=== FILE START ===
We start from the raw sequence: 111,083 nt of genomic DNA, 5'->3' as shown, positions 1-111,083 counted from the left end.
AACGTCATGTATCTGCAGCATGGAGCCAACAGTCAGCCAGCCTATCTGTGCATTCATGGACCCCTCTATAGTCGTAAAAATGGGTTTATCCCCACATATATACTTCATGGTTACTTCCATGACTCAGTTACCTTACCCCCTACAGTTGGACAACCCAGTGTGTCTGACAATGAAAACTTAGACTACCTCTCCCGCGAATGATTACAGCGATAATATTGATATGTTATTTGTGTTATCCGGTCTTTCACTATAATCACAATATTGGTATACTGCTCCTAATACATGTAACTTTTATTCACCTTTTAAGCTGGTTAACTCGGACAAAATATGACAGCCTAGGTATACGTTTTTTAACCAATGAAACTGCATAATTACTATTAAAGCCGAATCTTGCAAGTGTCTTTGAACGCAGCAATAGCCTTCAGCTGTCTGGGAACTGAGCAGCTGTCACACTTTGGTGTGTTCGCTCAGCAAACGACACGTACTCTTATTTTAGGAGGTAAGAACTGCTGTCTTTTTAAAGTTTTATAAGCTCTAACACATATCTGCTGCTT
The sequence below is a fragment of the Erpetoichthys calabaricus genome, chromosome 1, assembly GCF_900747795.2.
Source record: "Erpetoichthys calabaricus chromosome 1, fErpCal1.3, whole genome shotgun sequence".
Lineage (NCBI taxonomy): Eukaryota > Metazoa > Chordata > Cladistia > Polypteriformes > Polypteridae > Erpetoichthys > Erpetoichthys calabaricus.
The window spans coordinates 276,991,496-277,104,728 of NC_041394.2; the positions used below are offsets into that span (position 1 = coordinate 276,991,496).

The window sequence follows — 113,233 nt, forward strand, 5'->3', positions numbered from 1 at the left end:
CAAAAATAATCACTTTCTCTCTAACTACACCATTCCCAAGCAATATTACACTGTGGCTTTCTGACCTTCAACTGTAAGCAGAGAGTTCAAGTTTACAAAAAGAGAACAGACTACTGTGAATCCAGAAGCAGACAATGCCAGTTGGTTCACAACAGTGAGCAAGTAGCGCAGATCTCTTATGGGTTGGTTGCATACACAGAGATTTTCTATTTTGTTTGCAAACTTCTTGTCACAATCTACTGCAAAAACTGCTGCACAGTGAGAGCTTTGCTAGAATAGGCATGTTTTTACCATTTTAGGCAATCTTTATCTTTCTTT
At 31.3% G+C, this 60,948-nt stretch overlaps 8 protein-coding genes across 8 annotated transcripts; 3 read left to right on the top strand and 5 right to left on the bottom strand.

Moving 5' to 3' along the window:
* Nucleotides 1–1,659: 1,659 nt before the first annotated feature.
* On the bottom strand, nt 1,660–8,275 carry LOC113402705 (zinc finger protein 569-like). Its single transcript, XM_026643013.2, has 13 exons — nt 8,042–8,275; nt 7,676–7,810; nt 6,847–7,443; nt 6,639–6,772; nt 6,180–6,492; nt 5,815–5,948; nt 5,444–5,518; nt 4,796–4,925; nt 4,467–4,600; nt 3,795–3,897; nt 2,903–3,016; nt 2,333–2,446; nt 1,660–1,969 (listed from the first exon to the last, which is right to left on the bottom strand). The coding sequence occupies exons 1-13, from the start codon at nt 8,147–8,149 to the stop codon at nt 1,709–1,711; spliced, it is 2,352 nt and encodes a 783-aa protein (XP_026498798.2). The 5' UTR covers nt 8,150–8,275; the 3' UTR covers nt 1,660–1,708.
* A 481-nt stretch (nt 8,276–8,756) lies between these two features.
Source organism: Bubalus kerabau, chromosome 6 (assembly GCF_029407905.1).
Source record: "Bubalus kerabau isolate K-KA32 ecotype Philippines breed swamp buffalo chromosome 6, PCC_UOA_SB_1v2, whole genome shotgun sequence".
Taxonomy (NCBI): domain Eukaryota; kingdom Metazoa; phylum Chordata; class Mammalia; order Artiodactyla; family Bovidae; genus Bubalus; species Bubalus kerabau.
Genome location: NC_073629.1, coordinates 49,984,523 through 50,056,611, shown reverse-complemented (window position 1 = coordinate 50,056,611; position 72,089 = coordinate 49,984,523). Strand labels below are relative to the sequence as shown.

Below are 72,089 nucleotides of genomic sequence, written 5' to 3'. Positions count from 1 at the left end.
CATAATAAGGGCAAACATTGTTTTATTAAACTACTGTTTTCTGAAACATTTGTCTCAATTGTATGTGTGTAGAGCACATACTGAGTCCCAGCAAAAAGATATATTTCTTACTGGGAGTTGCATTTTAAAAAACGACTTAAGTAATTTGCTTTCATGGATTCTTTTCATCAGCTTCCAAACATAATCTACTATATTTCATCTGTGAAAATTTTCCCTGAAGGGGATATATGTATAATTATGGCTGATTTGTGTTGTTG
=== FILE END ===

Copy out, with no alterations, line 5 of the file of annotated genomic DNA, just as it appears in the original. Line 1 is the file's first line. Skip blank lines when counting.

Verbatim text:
Lineage (NCBI taxonomy): Eukaryota > Metazoa > Chordata > Cladistia > Polypteriformes > Polypteridae > Erpetoichthys > Erpetoichthys calabaricus.